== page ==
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I don't mean like log10(100)=2, that's obvious I mean like log10(20)~1.301, how does one figure that out, I asked my math teacher and he couldn't tell me..?

By the way, sorry I don't know how to make subscripts, and thanks.

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- #1

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I don't mean like log10(100)=2, that's obvious I mean like log10(20)~1.301, how does one figure that out, I asked my math teacher and he couldn't tell me..?

By the way, sorry I don't know how to make subscripts, and thanks.

- #2

berkeman

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My guess is that they used slide rules. Have you wiki'ed slide rules yet?

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Aren't slide rules based on logarithms? So wouldn't using them to calculate logs be rather circular?My guess is that they used slide rules. Have you wiki'ed slide rules yet?

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Integral

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But how were the tables figured out?

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Integral

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You asked "how people" calculated logs.

I have told you how PEOPLE did it.

I suspect that that table creators used something like a Taylor series polynomial, and lots of hand work.

EDIT:http://mathforum.org/library/drmath/view/52469.html"

I have told you how PEOPLE did it.

I suspect that that table creators used something like a Taylor series polynomial, and lots of hand work.

EDIT:http://mathforum.org/library/drmath/view/52469.html"

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Any logarithm can be computed by hand, using the Taylor series for [itex] \ln(1\pm x) [/itex] which converges for any real [itex] x<1 [/itex] and the logarithm's properties.

I don't mean like log10(100)=2, that's obvious I mean like log10(20)~1.301, how does one figure that out, I asked my math teacher and he couldn't tell me..?

By the way, sorry I don't know how to make subscripts, and thanks.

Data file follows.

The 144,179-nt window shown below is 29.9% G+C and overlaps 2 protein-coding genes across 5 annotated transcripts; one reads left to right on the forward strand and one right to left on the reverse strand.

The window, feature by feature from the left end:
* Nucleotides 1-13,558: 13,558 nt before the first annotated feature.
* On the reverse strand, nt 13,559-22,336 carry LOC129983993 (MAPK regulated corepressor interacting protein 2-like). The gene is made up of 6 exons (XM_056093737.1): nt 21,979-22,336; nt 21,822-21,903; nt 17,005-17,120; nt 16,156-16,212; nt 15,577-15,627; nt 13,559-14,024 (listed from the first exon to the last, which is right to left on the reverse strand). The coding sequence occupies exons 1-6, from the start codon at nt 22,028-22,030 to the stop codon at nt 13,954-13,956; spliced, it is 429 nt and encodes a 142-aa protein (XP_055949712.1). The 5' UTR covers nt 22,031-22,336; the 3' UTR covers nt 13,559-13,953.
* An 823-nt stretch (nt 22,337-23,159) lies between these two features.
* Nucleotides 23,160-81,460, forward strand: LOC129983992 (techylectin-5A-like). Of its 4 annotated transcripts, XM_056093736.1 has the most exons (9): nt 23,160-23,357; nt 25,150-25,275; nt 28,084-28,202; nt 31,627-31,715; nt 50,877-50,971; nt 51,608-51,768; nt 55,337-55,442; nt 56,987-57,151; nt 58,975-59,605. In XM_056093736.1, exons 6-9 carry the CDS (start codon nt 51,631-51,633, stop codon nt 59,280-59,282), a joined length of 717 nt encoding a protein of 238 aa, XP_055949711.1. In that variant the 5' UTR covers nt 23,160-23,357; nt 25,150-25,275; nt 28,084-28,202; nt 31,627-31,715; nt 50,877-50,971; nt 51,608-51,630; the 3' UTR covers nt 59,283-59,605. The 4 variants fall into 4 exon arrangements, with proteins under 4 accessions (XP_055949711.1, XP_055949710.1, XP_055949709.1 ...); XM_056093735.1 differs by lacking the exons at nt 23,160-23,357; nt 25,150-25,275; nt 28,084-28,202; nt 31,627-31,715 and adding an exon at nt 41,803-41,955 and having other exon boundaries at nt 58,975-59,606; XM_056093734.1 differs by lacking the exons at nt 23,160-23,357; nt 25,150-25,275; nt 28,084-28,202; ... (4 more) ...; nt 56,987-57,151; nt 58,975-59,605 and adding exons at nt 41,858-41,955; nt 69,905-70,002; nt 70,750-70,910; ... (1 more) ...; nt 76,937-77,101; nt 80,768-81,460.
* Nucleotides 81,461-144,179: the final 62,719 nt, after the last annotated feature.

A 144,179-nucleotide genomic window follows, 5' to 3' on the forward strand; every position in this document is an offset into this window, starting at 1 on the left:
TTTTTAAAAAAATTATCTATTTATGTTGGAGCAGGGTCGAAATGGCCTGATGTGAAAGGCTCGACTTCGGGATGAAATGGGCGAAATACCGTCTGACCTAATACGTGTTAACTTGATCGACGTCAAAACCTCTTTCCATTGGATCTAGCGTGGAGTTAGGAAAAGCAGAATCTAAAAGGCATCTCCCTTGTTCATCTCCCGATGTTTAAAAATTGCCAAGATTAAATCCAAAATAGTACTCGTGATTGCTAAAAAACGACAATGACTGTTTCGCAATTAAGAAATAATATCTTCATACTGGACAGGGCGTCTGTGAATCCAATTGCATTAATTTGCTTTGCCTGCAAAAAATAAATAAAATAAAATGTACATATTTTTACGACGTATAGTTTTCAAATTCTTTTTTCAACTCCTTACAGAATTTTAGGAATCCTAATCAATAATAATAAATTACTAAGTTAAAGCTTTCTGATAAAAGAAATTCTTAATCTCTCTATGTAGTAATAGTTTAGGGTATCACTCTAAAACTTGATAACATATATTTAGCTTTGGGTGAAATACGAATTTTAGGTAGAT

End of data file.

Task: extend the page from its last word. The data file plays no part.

For example

[tex] \ln 243.5 =\ln 0.2435 + 3 \ln 10=\ln 0.2435 + 3 \ln 2 +3\ln 5=\ln 0.2435 + 12 \ln 2+3\ln 5/8 [/tex]

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Gib Z

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HallsofIvy

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John Napier, 1550 and 1617, is credited with the discovery of logarithms

http://johnnapier.com/table_of_logarithms_001.htm"

http://johnnapier.com/table_of_logarithms_001.htm"

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Integral

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The story I heard (Feynman?) is that they had a number crunching program written, but, for reasons I don't recall, the computer was not yet working. So they took the program which consisted of a stack of punch cards each with a single instruction (Some may recall these, I do) and passed it out to a number of people, probably with adding machines, each person did the calculation on their card and passed the result on to the next person.

A human computer.

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arildno

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Couldn't they just have plugged those numbers into von Neumann?The story I heard (Feynman?) is that they had a number crunching program written, but, for reasons I don't recall, the computer was not yet working. So they took the program which consisted of a stack of punch cards each with a single instruction (Some may recall these, I do) and passed it out to a number of people, probably with adding machines, each person did the calculation on their card and passed the result on to the next person.

A human computer.

That would have been simpler, faster and more reliable.

But perhaps more expensive..

- #13

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yeah, i have also read that von Neumann memorized the log tables. but how did he do it?

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